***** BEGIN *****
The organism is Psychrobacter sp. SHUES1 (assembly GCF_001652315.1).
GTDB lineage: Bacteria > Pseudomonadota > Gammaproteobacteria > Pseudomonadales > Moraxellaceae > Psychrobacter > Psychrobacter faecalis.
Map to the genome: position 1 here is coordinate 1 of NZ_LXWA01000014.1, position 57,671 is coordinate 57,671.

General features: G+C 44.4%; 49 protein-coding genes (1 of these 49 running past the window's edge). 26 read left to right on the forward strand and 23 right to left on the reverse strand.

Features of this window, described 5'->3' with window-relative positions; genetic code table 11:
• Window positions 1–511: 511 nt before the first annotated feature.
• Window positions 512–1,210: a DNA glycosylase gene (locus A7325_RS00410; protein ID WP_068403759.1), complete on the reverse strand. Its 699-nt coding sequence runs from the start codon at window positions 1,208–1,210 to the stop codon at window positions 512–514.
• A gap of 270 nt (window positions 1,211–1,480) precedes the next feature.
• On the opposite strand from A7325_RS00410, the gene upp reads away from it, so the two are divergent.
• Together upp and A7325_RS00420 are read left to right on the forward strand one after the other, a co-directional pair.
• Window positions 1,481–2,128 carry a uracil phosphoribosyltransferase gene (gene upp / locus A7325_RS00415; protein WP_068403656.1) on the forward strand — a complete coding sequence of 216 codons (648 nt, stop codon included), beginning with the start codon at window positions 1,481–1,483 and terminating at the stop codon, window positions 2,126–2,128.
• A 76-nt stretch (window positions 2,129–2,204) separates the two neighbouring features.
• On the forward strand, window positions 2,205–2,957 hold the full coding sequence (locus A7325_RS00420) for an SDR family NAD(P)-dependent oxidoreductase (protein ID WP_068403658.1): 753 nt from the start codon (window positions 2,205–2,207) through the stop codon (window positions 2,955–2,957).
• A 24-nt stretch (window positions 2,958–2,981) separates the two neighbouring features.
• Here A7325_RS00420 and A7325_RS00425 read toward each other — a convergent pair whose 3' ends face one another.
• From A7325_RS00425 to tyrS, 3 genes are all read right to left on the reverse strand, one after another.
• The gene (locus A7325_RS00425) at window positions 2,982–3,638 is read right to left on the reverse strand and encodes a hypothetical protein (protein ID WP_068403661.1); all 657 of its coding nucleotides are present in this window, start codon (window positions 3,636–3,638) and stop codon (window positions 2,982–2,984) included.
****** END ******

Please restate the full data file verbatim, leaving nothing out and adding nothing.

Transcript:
The organism is Psychrobacter sp. SHUES1 (assembly GCF_001652315.1).
GTDB lineage: Bacteria > Pseudomonadota > Gammaproteobacteria > Pseudomonadales > Moraxellaceae > Psychrobacter > Psychrobacter faecalis.
Map to the genome: position 1 here is coordinate 1 of NZ_LXWA01000014.1, position 57,671 is coordinate 57,671.

General features: G+C 44.4%; 49 protein-coding genes (1 of these 49 running past the window's edge). 26 read left to right on the forward strand and 23 right to left on the reverse strand.

Features of this window, described 5'->3' with window-relative positions; genetic code table 11:
• Window positions 1–511: 511 nt before the first annotated feature.
• Window positions 512–1,210: a DNA glycosylase gene (locus A7325_RS00410; protein ID WP_068403759.1), complete on the reverse strand. Its 699-nt coding sequence runs from the start codon at window positions 1,208–1,210 to the stop codon at window positions 512–514.
• A gap of 270 nt (window positions 1,211–1,480) precedes the next feature.
• On the opposite strand from A7325_RS00410, the gene upp reads away from it, so the two are divergent.
• Together upp and A7325_RS00420 are read left to right on the forward strand one after the other, a co-directional pair.
• Window positions 1,481–2,128 carry a uracil phosphoribosyltransferase gene (gene upp / locus A7325_RS00415; protein WP_068403656.1) on the forward strand — a complete coding sequence of 216 codons (648 nt, stop codon included), beginning with the start codon at window positions 1,481–1,483 and terminating at the stop codon, window positions 2,126–2,128.
• A 76-nt stretch (window positions 2,129–2,204) separates the two neighbouring features.
• On the forward strand, window positions 2,205–2,957 hold the full coding sequence (locus A7325_RS00420) for an SDR family NAD(P)-dependent oxidoreductase (protein ID WP_068403658.1): 753 nt from the start codon (window positions 2,205–2,207) through the stop codon (window positions 2,955–2,957).
• A 24-nt stretch (window positions 2,958–2,981) separates the two neighbouring features.
• Here A7325_RS00420 and A7325_RS00425 read toward each other — a convergent pair whose 3' ends face one another.
• From A7325_RS00425 to tyrS, 3 genes are all read right to left on the reverse strand, one after another.
• The gene (locus A7325_RS00425) at window positions 2,982–3,638 is read right to left on the reverse strand and encodes a hypothetical protein (protein ID WP_068403661.1); all 657 of its coding nucleotides are present in this window, start codon (window positions 3,636–3,638) and stop codon (window positions 2,982–2,984) included.